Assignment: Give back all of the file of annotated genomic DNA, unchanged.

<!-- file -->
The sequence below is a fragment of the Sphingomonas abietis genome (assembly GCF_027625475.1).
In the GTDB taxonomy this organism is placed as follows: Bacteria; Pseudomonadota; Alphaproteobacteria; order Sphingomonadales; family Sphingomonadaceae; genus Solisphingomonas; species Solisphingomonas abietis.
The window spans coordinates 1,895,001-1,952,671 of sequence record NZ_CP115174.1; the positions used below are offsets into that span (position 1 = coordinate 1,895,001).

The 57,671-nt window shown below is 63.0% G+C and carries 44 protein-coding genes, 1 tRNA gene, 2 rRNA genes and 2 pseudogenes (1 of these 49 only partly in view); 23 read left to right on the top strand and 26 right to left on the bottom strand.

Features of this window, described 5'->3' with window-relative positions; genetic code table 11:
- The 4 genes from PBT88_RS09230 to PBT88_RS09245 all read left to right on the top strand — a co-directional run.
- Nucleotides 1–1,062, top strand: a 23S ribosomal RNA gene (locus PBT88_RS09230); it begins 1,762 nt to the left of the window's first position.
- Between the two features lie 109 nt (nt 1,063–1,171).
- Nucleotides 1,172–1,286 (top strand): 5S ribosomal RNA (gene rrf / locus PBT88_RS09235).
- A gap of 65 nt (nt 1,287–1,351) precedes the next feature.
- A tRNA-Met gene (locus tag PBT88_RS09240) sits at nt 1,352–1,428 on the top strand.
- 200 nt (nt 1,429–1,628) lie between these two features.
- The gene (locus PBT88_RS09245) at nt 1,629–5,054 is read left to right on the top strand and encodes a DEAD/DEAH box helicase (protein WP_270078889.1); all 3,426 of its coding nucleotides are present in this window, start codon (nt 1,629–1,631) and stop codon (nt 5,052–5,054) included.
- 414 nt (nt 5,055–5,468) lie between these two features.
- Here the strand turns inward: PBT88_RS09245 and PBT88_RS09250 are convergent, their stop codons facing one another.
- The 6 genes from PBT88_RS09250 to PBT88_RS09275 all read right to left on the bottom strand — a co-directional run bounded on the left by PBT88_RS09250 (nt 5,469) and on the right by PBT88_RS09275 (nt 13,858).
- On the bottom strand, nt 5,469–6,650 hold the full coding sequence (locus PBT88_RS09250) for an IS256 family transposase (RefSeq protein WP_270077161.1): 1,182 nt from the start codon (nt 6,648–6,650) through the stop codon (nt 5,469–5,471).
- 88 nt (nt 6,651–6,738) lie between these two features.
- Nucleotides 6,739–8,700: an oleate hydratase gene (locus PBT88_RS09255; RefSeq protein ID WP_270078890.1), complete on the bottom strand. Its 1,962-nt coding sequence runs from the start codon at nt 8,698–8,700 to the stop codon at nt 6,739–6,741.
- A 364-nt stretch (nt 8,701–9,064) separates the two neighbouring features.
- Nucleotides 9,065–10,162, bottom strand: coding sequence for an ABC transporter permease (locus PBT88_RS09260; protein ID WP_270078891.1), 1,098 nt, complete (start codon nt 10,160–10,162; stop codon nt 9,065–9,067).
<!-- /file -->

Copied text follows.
The sequence below is a fragment of the Sphingomonas abietis genome (assembly GCF_027625475.1).
In the GTDB taxonomy this organism is placed as follows: Bacteria; Pseudomonadota; Alphaproteobacteria; order Sphingomonadales; family Sphingomonadaceae; genus Solisphingomonas; species Solisphingomonas abietis.
The window spans coordinates 1,895,001-1,952,671 of sequence record NZ_CP115174.1; the positions used below are offsets into that span (position 1 = coordinate 1,895,001).

The 57,671-nt window shown below is 63.0% G+C and carries 44 protein-coding genes, 1 tRNA gene, 2 rRNA genes and 2 pseudogenes (1 of these 49 only partly in view); 23 read left to right on the top strand and 26 right to left on the bottom strand.

Features of this window, described 5'->3' with window-relative positions; genetic code table 11:
- The 4 genes from PBT88_RS09230 to PBT88_RS09245 all read left to right on the top strand — a co-directional run.
- Nucleotides 1–1,062, top strand: a 23S ribosomal RNA gene (locus PBT88_RS09230); it begins 1,762 nt to the left of the window's first position.
- Between the two features lie 109 nt (nt 1,063–1,171).
- Nucleotides 1,172–1,286 (top strand): 5S ribosomal RNA (gene rrf / locus PBT88_RS09235).
- A gap of 65 nt (nt 1,287–1,351) precedes the next feature.
- A tRNA-Met gene (locus tag PBT88_RS09240) sits at nt 1,352–1,428 on the top strand.
- 200 nt (nt 1,429–1,628) lie between these two features.
- The gene (locus PBT88_RS09245) at nt 1,629–5,054 is read left to right on the top strand and encodes a DEAD/DEAH box helicase (protein WP_270078889.1); all 3,426 of its coding nucleotides are present in this window, start codon (nt 1,629–1,631) and stop codon (nt 5,052–5,054) included.
- 414 nt (nt 5,055–5,468) lie between these two features.
- Here the strand turns inward: PBT88_RS09245 and PBT88_RS09250 are convergent, their stop codons facing one another.
- The 6 genes from PBT88_RS09250 to PBT88_RS09275 all read right to left on the bottom strand — a co-directional run bounded on the left by PBT88_RS09250 (nt 5,469) and on the right by PBT88_RS09275 (nt 13,858).
- On the bottom strand, nt 5,469–6,650 hold the full coding sequence (locus PBT88_RS09250) for an IS256 family transposase (RefSeq protein WP_270077161.1): 1,182 nt from the start codon (nt 6,648–6,650) through the stop codon (nt 5,469–5,471).
- 88 nt (nt 6,651–6,738) lie between these two features.
- Nucleotides 6,739–8,700: an oleate hydratase gene (locus PBT88_RS09255; RefSeq protein ID WP_270078890.1), complete on the bottom strand. Its 1,962-nt coding sequence runs from the start codon at nt 8,698–8,700 to the stop codon at nt 6,739–6,741.
- A 364-nt stretch (nt 8,701–9,064) separates the two neighbouring features.
- Nucleotides 9,065–10,162, bottom strand: coding sequence for an ABC transporter permease (locus PBT88_RS09260; protein ID WP_270078891.1), 1,098 nt, complete (start codon nt 10,160–10,162; stop codon nt 9,065–9,067).